Laser interface for bionic limbs

Researchers are developing a laser-based system to connect the human nervous system to robotic prosthetic limbs. Brain-machine interfaces provide the output for controlling prosthetics but ideally the system would also provide feedback, for example the sensation of picking up an object. The challenge is that electrodes wired to a particular nerve can also zap surrounding nerves, triggering false sensations. Vanderbilt University researchers developed a method to precisely stimulate nerves with pulses of a laser. From IEEE Spectrum:
Using a similar laser aimed at the sciatic nerve of laboratory rats, they caused some part of the animal’s legs to involuntarily twitch with each laser pulse. A slight movement of the beam across the nerve bundle–which causes the narrow beam to shift its focus from one fiber within the nerve to another–can cause the rat to switch from, say, curling its toes to flexing its foot.

Stimulating nerves with lasers, says Anita Mahadevan-Jansen, a professor of biomedical engineering at Vanderbilt and the person who hit upon the idea of using light instead of current, may someday make artificial limbs as dexterous as human arms and might lead to such devices as patches that zap nerves to give relief to chronic pain sufferers...

To make the device as compact and inexpensive as possible, the researchers wanted to use a diode laser like the ones used in CD players and laser printers, says Jansen. For human trials, the Vanderbilt researchers are currently working with Aculight Corp., a Bothell, Wash.–based maker of laser systems for military applications, to ready a diode laser–based prototype that is roughly the size of a hardcover book.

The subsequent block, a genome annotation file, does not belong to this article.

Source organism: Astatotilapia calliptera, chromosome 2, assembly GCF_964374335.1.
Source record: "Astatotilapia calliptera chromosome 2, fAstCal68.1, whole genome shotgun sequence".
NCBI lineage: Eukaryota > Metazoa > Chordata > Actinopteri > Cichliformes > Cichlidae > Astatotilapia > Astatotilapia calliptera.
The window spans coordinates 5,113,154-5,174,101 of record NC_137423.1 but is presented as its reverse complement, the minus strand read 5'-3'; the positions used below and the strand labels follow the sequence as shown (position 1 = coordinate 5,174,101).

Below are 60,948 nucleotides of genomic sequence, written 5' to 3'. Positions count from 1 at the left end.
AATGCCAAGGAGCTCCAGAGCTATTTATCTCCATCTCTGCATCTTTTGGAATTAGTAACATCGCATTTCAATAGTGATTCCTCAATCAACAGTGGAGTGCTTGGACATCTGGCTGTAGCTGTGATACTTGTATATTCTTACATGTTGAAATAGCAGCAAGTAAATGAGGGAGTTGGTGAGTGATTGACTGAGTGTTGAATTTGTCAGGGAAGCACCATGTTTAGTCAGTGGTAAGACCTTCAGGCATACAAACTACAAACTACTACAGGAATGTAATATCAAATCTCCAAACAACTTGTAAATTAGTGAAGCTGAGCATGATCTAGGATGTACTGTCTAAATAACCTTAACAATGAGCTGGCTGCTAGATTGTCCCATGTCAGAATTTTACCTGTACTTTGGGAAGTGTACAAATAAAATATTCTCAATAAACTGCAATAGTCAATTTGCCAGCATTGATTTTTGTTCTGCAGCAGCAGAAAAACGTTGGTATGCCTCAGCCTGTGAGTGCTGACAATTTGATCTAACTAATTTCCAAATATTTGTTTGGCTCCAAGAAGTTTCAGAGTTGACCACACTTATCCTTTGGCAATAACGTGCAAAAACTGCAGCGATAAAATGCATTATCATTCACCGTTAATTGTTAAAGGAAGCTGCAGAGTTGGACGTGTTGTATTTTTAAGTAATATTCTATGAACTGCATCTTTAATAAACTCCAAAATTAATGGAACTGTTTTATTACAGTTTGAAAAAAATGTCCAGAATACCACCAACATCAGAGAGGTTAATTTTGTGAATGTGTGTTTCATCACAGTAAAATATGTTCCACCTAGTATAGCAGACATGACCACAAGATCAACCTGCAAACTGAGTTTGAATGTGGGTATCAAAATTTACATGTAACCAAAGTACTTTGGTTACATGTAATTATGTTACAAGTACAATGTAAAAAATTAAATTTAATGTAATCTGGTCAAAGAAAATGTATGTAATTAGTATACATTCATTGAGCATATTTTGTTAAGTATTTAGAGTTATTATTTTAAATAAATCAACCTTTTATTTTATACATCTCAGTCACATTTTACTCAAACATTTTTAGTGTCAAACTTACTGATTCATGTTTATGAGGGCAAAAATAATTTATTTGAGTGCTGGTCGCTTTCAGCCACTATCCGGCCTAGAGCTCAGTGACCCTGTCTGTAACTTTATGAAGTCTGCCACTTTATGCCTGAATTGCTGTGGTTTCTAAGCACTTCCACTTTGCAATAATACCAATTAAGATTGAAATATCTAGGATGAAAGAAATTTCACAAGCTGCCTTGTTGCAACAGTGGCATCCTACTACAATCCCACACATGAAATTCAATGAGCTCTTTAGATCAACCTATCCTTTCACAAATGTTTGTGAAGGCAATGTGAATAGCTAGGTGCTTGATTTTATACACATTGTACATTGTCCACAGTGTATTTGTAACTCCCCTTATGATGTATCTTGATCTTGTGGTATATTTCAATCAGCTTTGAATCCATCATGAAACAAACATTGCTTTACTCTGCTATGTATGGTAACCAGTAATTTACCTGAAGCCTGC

The prototype laser has been used in the surgical suite at Vanderbilt’s children’s hospital during rhizotomy procedures in which a nerve identified as the cause of debilitating spastic jerking is removed from children with cerebral palsy. Before the nerve is cut, the laser is fired on it, and its response is recorded.
"Engineers Work on Laser-Based Brain-Machine Interface for Prosthetic Arm" (Thanks, Chris Arkenberg!)

4

  1. This could be a great way to dodge the need for genetic intervention, but unless I’m missing something wouldn’t this only be good for excitatory signaling (not that it’s an insurmountable problem, but you have to play the whole game of exciting inhibitory systems and so on)?

    Even given this new development, I’d place my bet on the algea/archeabacterium fiberoptic nerve any day for the neuroengineering technology with the most potential: http://www.wired.com/science/discoveries/news/2009/03/neuroengineering1?currentPage=all

Comments are closed.